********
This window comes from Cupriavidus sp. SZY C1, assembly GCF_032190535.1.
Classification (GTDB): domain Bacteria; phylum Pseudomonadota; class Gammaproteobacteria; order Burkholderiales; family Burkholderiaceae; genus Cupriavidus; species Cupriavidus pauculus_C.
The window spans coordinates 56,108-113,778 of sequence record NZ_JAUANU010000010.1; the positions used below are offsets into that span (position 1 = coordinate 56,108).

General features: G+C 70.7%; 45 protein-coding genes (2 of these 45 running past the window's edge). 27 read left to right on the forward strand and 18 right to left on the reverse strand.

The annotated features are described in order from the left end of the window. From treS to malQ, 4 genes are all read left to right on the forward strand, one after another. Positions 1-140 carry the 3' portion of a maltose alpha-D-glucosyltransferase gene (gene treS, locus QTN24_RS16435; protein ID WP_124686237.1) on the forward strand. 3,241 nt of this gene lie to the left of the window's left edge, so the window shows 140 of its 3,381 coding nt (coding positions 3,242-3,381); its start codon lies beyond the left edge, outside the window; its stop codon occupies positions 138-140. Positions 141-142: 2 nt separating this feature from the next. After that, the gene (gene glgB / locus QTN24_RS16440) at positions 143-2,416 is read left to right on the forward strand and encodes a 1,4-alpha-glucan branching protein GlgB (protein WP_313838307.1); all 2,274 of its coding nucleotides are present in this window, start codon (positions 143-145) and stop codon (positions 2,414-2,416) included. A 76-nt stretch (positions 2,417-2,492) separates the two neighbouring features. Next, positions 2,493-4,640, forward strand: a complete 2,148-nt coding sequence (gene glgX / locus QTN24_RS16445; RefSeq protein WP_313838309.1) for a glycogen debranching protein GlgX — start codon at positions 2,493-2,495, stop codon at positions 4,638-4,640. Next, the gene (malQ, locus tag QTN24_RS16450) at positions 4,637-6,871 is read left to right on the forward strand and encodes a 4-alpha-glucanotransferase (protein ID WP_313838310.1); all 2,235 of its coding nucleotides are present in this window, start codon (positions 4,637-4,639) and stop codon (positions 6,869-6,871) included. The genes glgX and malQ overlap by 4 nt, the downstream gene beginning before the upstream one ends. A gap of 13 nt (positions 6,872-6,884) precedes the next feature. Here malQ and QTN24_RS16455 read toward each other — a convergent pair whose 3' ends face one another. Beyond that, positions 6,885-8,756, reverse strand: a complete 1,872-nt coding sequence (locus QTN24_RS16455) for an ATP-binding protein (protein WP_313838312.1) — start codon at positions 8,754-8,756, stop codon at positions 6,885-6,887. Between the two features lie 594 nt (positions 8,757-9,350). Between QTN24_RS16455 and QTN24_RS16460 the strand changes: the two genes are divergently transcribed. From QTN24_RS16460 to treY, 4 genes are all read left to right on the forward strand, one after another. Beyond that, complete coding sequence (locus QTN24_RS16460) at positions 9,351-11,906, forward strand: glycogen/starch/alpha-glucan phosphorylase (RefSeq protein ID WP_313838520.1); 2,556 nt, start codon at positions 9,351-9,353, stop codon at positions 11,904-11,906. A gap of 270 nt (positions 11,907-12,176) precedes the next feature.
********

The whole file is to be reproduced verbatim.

This window comes from Cupriavidus sp. SZY C1, assembly GCF_032190535.1.
Classification (GTDB): domain Bacteria; phylum Pseudomonadota; class Gammaproteobacteria; order Burkholderiales; family Burkholderiaceae; genus Cupriavidus; species Cupriavidus pauculus_C.
The window spans coordinates 56,108-113,778 of sequence record NZ_JAUANU010000010.1; the positions used below are offsets into that span (position 1 = coordinate 56,108).

General features: G+C 70.7%; 45 protein-coding genes (2 of these 45 running past the window's edge). 27 read left to right on the forward strand and 18 right to left on the reverse strand.

The annotated features are described in order from the left end of the window. From treS to malQ, 4 genes are all read left to right on the forward strand, one after another. Positions 1-140 carry the 3' portion of a maltose alpha-D-glucosyltransferase gene (gene treS, locus QTN24_RS16435; protein ID WP_124686237.1) on the forward strand. 3,241 nt of this gene lie to the left of the window's left edge, so the window shows 140 of its 3,381 coding nt (coding positions 3,242-3,381); its start codon lies beyond the left edge, outside the window; its stop codon occupies positions 138-140. Positions 141-142: 2 nt separating this feature from the next. After that, the gene (gene glgB / locus QTN24_RS16440) at positions 143-2,416 is read left to right on the forward strand and encodes a 1,4-alpha-glucan branching protein GlgB (protein WP_313838307.1); all 2,274 of its coding nucleotides are present in this window, start codon (positions 143-145) and stop codon (positions 2,414-2,416) included. A 76-nt stretch (positions 2,417-2,492) separates the two neighbouring features. Next, positions 2,493-4,640, forward strand: a complete 2,148-nt coding sequence (gene glgX / locus QTN24_RS16445; RefSeq protein WP_313838309.1) for a glycogen debranching protein GlgX — start codon at positions 2,493-2,495, stop codon at positions 4,638-4,640. Next, the gene (malQ, locus tag QTN24_RS16450) at positions 4,637-6,871 is read left to right on the forward strand and encodes a 4-alpha-glucanotransferase (protein ID WP_313838310.1); all 2,235 of its coding nucleotides are present in this window, start codon (positions 4,637-4,639) and stop codon (positions 6,869-6,871) included. The genes glgX and malQ overlap by 4 nt, the downstream gene beginning before the upstream one ends. A gap of 13 nt (positions 6,872-6,884) precedes the next feature. Here malQ and QTN24_RS16455 read toward each other — a convergent pair whose 3' ends face one another. Beyond that, positions 6,885-8,756, reverse strand: a complete 1,872-nt coding sequence (locus QTN24_RS16455) for an ATP-binding protein (protein WP_313838312.1) — start codon at positions 8,754-8,756, stop codon at positions 6,885-6,887. Between the two features lie 594 nt (positions 8,757-9,350). Between QTN24_RS16455 and QTN24_RS16460 the strand changes: the two genes are divergently transcribed. From QTN24_RS16460 to treY, 4 genes are all read left to right on the forward strand, one after another. Beyond that, complete coding sequence (locus QTN24_RS16460) at positions 9,351-11,906, forward strand: glycogen/starch/alpha-glucan phosphorylase (RefSeq protein ID WP_313838520.1); 2,556 nt, start codon at positions 9,351-9,353, stop codon at positions 11,904-11,906. A gap of 270 nt (positions 11,907-12,176) precedes the next feature.